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Why do people decide to go gluten- or wheat-free?

Sinead Golley, CSIRO

At different times, fat, sodium, carbohydrates, sugar and protein have all been targeted as “bad” dietary factors. Right now the focus seems to have shifted to gluten: a protein found in cereal grains, especially wheat but also rye, barley and oats.

For a small proportion of consumers such as those diagnosed with coeliac disease or wheat allergy, the avoidance of wheat and other gluten-containing foods is essential. Symptoms for sufferers can include nausea, vomiting, cramping, bloating, abdominal pain, fatigue and even very serious conditions such as liver disease.

The prevalence in the population of coeliac disease and wheat allergy, while significant, sits between 1-2%.

But consumer foods labelled as either “gluten-free” or “lactose-free” are growing. And restrictive diets such as paleo – which advocates eliminating grain and dairy products – are also growing in popularity. This suggests a lot more people are making the choice to go gluten- or wheat-free over and above those with a diagnosed allergy.

To understand more about this trend CSIRO conducted a nationwide survey of nearly 1,200 people selected at random from the Australian electoral roll. The aim of the research was not only to quantify the prevalence of wheat avoidance in Australia but also to understand why they made this decision.

Wheat avoidance in Australia

The survey revealed that as many as one in ten Australian adults, or approximately 1.8 million people, were avoiding or limiting their consumption of wheat-based products. Women were more likely to be avoiding wheat than men.

The survey also revealed that more than half (53%) of those who were avoiding wheat were also avoiding dairy-based foods.

Why is this an issue? According to current Australian Dietary Guidelines, grain- and dairy-based foods are important components of a balanced diet. They contribute significantly to the daily dietary fibre and calcium intake of both adults and children. They also deliver other important nutrients such as protein, vitamins and minerals, and if eating whole grain, resistant starch.

Wheat is also high in fibre, which our body needs.
Brenda Wiley/Flickr, CC BY

So why are people choosing to avoid wheat?

The reasons behind this decision are complex. Some respondents reported that they were avoiding wheat due to a diagnosis of coeliac disease (1.1%), or because a family member has been diagnosed with coeliac disease. Others stated they were avoiding wheat for weight-control or taste preferences.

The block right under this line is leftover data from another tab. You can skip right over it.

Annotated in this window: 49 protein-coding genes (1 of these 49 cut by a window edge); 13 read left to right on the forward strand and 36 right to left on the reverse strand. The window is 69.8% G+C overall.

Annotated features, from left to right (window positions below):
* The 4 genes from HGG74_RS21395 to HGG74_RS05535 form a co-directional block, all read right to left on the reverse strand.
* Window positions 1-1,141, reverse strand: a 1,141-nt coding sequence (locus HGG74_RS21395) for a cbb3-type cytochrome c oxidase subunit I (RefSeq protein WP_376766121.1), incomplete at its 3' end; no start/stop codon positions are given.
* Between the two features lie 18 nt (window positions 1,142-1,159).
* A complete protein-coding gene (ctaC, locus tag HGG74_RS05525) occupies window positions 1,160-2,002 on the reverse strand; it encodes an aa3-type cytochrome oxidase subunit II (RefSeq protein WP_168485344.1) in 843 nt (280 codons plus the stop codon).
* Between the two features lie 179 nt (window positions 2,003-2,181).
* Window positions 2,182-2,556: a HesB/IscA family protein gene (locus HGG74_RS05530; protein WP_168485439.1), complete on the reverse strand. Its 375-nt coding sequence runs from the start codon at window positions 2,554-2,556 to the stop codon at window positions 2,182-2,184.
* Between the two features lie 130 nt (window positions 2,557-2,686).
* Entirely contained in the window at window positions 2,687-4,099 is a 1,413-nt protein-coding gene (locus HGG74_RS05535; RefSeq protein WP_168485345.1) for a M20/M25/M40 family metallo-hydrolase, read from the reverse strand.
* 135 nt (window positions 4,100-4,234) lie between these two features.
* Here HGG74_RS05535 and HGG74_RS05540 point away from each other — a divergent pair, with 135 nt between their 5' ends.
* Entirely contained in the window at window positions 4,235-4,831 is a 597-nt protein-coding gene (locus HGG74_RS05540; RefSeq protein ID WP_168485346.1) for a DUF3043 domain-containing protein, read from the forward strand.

However, the vast majority of the survey’s wheat-avoiding respondents – which equates to 7% of non-coeliac Australians – were avoiding wheat-containing foods to manage a range of adverse symptoms they attributed to the consumption of these products. Symptoms were mostly gastrointestinal in nature (bloating, wind and abdominal cramps) but also included fatigue/tiredness.

When asked if they had any formal diagnosis, including that of an intolerance, allergy or coeliac disease, which required them to avoid wheat, most (84%) of these symptomatic individuals said no.

So what sources are people relying on when it comes to making decisions such as avoiding wheat?

There is a great deal of information that links the consumption of specific foods to adverse symptoms. According to our data, those who decide to eliminate wheat tend to do so based on advice from sources such as complementary practitioners like naturopaths, family, friends, the media and to a lesser extent their GP or a medical specialist.

Is wheat really so bad?

Until recently it was thought that gluten was only really a problem for individuals with coeliac disease. Our findings, plus the extraordinary rise in popularity of the gluten-free diet in Australia and elsewhere, suggest that, apart from coeliac disease and wheat allergy, other conditions associated with the ingestion of wheat are emerging as health care concerns.

Currently, the driver of most of the research activity in this area is the concept of non-coeliac gluten sensitivity (NCGS). NCGS is defined as adverse (but not allergic) reactions to the consumption of gluten, where gastrointestinal symptoms improve on a gluten-free diet.

Many aspects of NCGS remain unclear, including how prevalent it is, how it presents itself, the variation in symptoms and how to treat it. There is also considerable debate as to whether it is in fact gluten or some other component of wheat that triggers the reported symptoms.

Fructans, for example, are short-chain carbohydrates which are found in wheat-based products. For a proportion of the general population, fructans, along with other short-chain carbohydrates (collectively called FODMAPS), can trigger symptoms such as bloating, wind or cramps by holding water in the gut or through the rapid production of gas by intestinal bacteria.

For these people, finding out what is actually causing their symptoms can be difficult because they’re most likely avoiding more than one dietary component at a time.

Until we know more, there’s a risk that a significant proportion of Australians are undertaking diets that are unnecessarily restrictive and potentially creating nutritional imbalances.

That the majority of those with symptoms appear to be bypassing conventional medical advice is also of concern. This means more serious clinical conditions could be going undetected.

The Conversation

Sinead Golley, Postdoctoral research fellow, CSIRO

This article was originally published on The Conversation. Read the original article.

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